When Solar Lamps Lit a Wedding Dinner | Milaap

When Solar Lamps Lit a Wedding Dinner

I was on a field visit to Durgapali, a small town in Bolangir district of Odisha. The field trips are to assess the impact of a loan offered by field partners. The visit was regarding an update for energy loan. The group I was to meet consisted six local women who had collectively bought solar lamps.

Jagyasini, the leader of the group, volunteered to host me. As she and I stepped inside her house, she loudly announced my arrival in the compound. And what seemed like another long shout in odiya, she ordered someone to collect all the members of the group (or that is what I thought she said). Given my incapability to understand the language and her incapability to speak any hindi, it was like playing a game of throw-ball with lots of misses. Later when all the women joined in, it seemed like being asked by an amateur juggler to put up a ten ball juggling performance, more than she was prepared for.

I started with Jagyasini, asked her how has the solar lamp, she bought with the loan money, been doing. Immediately, she took out a huge lamp which did not look like any of the other solar lamps I had seen on my visits. Before another round of unsuccessful throw-balls got started, her youngest daughter jumped in to save the conversation. She explained me how before buying the solar lamp using the loan, they had bought one from the local market. "It was expensive and did not last more thana few months," she explained.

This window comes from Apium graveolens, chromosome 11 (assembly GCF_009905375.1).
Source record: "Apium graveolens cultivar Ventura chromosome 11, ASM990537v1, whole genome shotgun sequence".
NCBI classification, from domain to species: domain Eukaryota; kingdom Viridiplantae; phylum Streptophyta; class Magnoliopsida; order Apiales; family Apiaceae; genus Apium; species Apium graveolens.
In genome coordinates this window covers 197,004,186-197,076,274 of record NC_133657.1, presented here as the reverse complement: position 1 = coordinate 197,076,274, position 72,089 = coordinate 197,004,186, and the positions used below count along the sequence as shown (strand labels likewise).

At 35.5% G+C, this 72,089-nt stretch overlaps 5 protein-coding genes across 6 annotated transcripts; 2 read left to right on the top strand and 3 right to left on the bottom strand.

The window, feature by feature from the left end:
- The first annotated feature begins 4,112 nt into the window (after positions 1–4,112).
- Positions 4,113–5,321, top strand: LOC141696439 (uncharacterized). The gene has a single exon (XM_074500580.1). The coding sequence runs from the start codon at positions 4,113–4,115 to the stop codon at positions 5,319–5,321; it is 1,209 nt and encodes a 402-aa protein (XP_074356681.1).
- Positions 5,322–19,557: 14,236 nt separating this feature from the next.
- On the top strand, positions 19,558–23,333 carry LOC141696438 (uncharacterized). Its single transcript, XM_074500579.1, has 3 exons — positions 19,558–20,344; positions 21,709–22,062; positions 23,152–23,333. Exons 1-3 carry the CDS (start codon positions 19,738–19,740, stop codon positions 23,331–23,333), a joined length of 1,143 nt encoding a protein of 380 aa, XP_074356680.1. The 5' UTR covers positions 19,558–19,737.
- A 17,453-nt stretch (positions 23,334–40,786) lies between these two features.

Since then the family had been struggling to get it repaired. The new one had been sturdy and was helping them well with their daily necessities of cooking, eating, going out to relieve themselves late in the evening. Meanwhile, a banter had ensued in the group. As I made my way through the unknown words around me, Jagyasini's daughter nudged to speak more, "Oh! The solar lamp has been a very useful resource in community talking too. When the electricity goes away, we all sit together and do a lot of fun."

Rukmini, Jagyasini's sister-in-law, lived next door, their houses joined by the same compound area. She told me about her family and very fondly mentioned her two-and-a-half-year-old granddaughter. As I asked her if she could bring her along so we all could meet her, she cut me, "She is such a nuisance that you'll not be able to have one sane conversation." I abandoned the idea and continued my talk about the solar lamp she had bought. Her face lit up, excitedly she told me how they had hosted her granddaughter's second birthday party with the help of solar lamps. "A birthday party!" I jump up almost. "That's not it. There was a wedding in the locality and during dinner the lights went out. We all collected our solar lamps and the dinner went on."

There is no end to human remarkableness and ingenuity, meeting these women borrowers proves that to me. Surbhi, another group member, added how she does not even have an electricity connection at her home. She lives without any fan and electric lights. All she had was a solar lamp which was enough to cater to her family needs of charging the mobile, cooking and finding things inside the room. "It makes no difference to us if there is an electricity cut or not", she quipped.

We grew up learning to work our way through minimal of the things, to find work around and quick fixes. The local word for it is jugaad or little hacks for life. But, seeing these women getting quick fixes even through the bare minimum, leaves me feeling fuzzy and delighted inside.